Special Needs Officer

Approximately 20% of pupils are defined as having special educational needs - caused by physical disability, speech and language problems, behavioural problems or learning difficulty at some point during their school careers.  Councils are responsible for providing appropriate education for them.  Most children can be given extra support in mainstream schools.  A small percentage attend special schools.  Councils have a duty to assess the provision required to meet children's special needs.  Special needs officers are employed to manage the process and to make recommendations on possible support.  Around two per cent of children of all children are likely to require what is known as a 'statement' - a formal document detailing the special needs and provision being made to meet them.  Special needs officers work for county, unitary and metropolitan councils.  They are also known as special educational needs assessment officers.

Work Environment
Special needs officers are based in offices within education departments.  However, they are usually responsible for all the schools in a geographical area and spend a large proportion of their time in visiting schools and attending meetings and case conferences.  Hours of work are 37 per week, but flexible. Some evening and weekend work is required.

Daily Activities
Requests for assessment normally come from schools; sometimes from parents. Special needs officers first ask the school to provide written information - which includes the reasons for the assessment request, details of special measures already in place, medical reports, examples of the child's work, and notes of parents' wishes. When they have weighed all the facts, they decide either to give responsibility for planning further assistance directly to the school or to undertake a very detailed review of the child's needs known as a 'statutory assessment'.  Before making the decision, they might ask advice of colleagues, educational psychologists or the authority's senior education officer responsible for special needs.  If the decision is made to conduct an assessment, the special needs officer consults parents, teachers (normally the school's special needs co-ordinator and the head teacher), educational psychologists, doctors and possibly social workers. Following the statutory assessment they decide whether or not to issue a 'statement' of recommendations.  They then write a 'statement', summarising the views of everyone consulted and recommending what extra support the child should receive - for example, speech therapy, physiotherapy, extra help with literacy and numeracy or help in changing some forms of behaviour.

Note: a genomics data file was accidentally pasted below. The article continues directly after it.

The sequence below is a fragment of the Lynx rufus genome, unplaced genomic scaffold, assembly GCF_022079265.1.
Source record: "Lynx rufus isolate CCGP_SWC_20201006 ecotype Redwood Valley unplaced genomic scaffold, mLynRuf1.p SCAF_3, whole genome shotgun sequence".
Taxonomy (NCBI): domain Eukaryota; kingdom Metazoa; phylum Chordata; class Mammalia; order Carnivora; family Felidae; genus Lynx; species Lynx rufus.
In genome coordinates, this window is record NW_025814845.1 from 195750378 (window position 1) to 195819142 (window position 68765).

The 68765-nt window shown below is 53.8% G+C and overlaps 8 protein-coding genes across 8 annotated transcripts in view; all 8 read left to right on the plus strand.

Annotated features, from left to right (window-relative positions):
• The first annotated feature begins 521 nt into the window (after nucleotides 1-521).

After consulting the parents they recommend a school where the action listed on the statement should be carried out. This is often at the child's current school.  Special needs officers have to work within a very strict timescale laid down by law.  There are deadlines for each decision and the entire process up to issue of a statement must normally be completed within six months of receiving the assessment request. A statement must be reviewed every year through a meeting held between school staff and children's parents.  In some cases, for example where changes are requested to the provision or the child is moving from primary to secondary school, the special needs officer attends the meeting.  After discussion with the child, parents and all the professionals involved, they may decide to recommend changes to the support provided.  Special needs officers usually spend a large amount of time each day on the phone, talking to parents and to professional colleagues.  They might spend several hours each week drafting statements and one or two days visiting schools and attending reviews.  Parents may appeal against a council's decision not to carry out an assessment or against the provision offered in the final statement.  In such cases, special needs officers may have to prepare reports for a senior education officer who will attend a Special Educational Needs Tribunal and defend the council's decisions.

Skills & Interests
Special needs officers need to be:

  • diplomatic;
  • able to form relationships with children, parents and colleagues;
  • able to handle stressful situations sensitively and accept that some parents may become aggressive if their wishes cannot be met;
  • good communicators and be able to write clear reports;
  • able to plan their own time and prioritise their workloads.

Entry Requirements
Councils normally ask for at least an A level standard of education and some experience of dealing with special needs.  Many special needs officers are graduates. Some have experience in educational administration.  Many are former teachers.  Training is given on the job by experienced colleagues.

Future Prospects & Opportunities
A small council might employ special just one special needs officer.  In a large council there might be six to eight.  There are prospects of promotion to senior education officer/ deputy director of education.

Further Information & Services
Department for Education www.education.gov.uk 
Education jobs www.eteach.com
General Teaching Council for Wales www.gtcw.org.uk
Graduate Teacher Training Registry www.gttr.ac.uk
Teacher Training & Education in Wales www.teachertrainingcymru.org

You may find further information about this area of work through Careers Wales (www.careerswales.com/) or in your local library, careers office or school careers library.

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